Let me tell you here that you are not that non-specific as you might feel. You do have a great 'story' going in the international development arena that seems to have a strong personal motivation and if you can acquire some experience, it would really make a strong case for you. However, since you are planning to take it up after applying, you should have some good points to discuss about it in the application as well. Further, you want to transfer your experiences to the private sector. So, that is again not very fuzzy. Overall, I think, with a little more thought, you can really define a good set of specific short and long-term goals for yourself and thereby address all the points I have mentioned above.

Now, coming to the main issue of coursework. The leadership training you have mentioned sounds great! I don't think I would want you to sacrifice it. So, to still accommodate some additional education, have you considered online courses that are offered by Coursera, edX, or Harvard Extension School? They are arranged and recognized by many international universities. You get a completion certificate at the end if you finish their coursework and assignments on time. So, think about them if you have not done so already.

As of now, that is all I can share based on your inputs. However, if you can send me your resume comprising details of your work experience, education, and extra-curriculars in a private mail, I can also arrange for one of our profile building experts to review it and advise, which I can pass on to you. This is generally done over the phone, but since you are based out of India, I am not sure if this will work for you. If you are interested, I can give you the contact number of one of our experts with whom you can schedule a free session and discuss.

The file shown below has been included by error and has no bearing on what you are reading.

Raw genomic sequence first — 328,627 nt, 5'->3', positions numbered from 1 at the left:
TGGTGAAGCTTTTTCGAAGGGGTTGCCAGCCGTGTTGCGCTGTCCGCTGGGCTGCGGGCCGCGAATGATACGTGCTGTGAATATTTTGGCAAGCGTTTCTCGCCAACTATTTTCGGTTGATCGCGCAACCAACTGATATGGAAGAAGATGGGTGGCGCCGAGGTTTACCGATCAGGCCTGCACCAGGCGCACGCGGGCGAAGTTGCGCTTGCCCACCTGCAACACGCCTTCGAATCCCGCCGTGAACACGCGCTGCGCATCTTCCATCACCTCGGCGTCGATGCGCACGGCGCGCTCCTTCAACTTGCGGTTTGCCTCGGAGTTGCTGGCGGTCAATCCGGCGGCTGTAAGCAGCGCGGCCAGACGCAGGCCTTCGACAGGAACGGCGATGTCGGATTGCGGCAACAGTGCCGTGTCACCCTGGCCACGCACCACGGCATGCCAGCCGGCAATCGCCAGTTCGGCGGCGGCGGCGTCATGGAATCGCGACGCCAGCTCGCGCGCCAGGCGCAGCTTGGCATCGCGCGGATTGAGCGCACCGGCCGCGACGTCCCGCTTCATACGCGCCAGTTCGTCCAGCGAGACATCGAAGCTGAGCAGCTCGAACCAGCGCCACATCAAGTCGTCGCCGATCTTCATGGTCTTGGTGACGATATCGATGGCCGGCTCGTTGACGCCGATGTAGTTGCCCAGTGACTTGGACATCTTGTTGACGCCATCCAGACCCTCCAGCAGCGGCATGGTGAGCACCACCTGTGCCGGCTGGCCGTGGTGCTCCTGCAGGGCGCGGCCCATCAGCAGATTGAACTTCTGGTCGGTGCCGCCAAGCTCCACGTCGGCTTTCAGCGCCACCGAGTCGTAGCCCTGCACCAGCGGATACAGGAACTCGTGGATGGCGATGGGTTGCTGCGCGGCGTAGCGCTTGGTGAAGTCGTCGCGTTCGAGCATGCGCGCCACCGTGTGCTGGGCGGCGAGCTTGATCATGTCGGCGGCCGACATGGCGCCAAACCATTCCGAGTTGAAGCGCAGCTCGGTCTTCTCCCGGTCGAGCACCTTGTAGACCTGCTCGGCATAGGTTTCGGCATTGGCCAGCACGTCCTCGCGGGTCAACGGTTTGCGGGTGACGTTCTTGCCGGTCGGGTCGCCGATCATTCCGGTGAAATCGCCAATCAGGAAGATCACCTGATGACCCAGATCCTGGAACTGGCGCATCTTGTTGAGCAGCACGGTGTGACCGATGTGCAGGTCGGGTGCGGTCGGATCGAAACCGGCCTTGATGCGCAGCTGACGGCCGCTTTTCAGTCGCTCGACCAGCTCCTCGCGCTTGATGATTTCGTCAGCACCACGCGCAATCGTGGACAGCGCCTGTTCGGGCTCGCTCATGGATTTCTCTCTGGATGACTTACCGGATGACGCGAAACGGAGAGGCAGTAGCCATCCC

Hope this helps and do PM me if you are interested in the free profile building session.

Best Regards,
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Sinchita Ganguly
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Manya - The Princeton Review

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Re: Taking a class or two before applying: Good idea? [#permalink] New post 03 Sep 2013, 10:05
Sinchita, I actually live in Chicago, not India (hence my original post about courses in Chicago). So I could definitely talk on the phone.

I'll pm you shortly. That said, I'm going to continue with this thread and answer your questions in case anyone else on this board would like to weigh in.

1. English and Philosophy, with many courses in Economics and biochemistry and biophysics. In other words, I kept changing majors, and at one point just decided to double up on humanities courses so I could graduate. My GPA is 2.9. It pains me to say it.

2. I would definitely like to talk to someone about developing specific goals. It seems like I have them in my head, but when I try to verbalize it to others or write it down it seems a lot more vague. I organized a career discussion breakfast for women on Labor Day morning, and I found that though I was skilled with helping others develop their personal story, I could not look at my own with the same sort of objectivity, so it would be great to have someone else do it.


I did look into online courses. I know they're reputable, but I have no idea how challenging they are - I was under the impression that they're for everyone, regardless of background, and I wanted to prove that I could handle challenging coursework. I mean I've even taking classes at Harvard Summer School, years ago, and they were extremely easy classes - much easier than any of the courses I took at my state school. Anyone have thoughts on this or can give me feedback on this? Are there *particular* online courses that have a reputation for being challenging, preferably quant based courses?
Re: Taking a class or two before applying: Good idea?   [#permalink] 03 Sep 2013, 10:05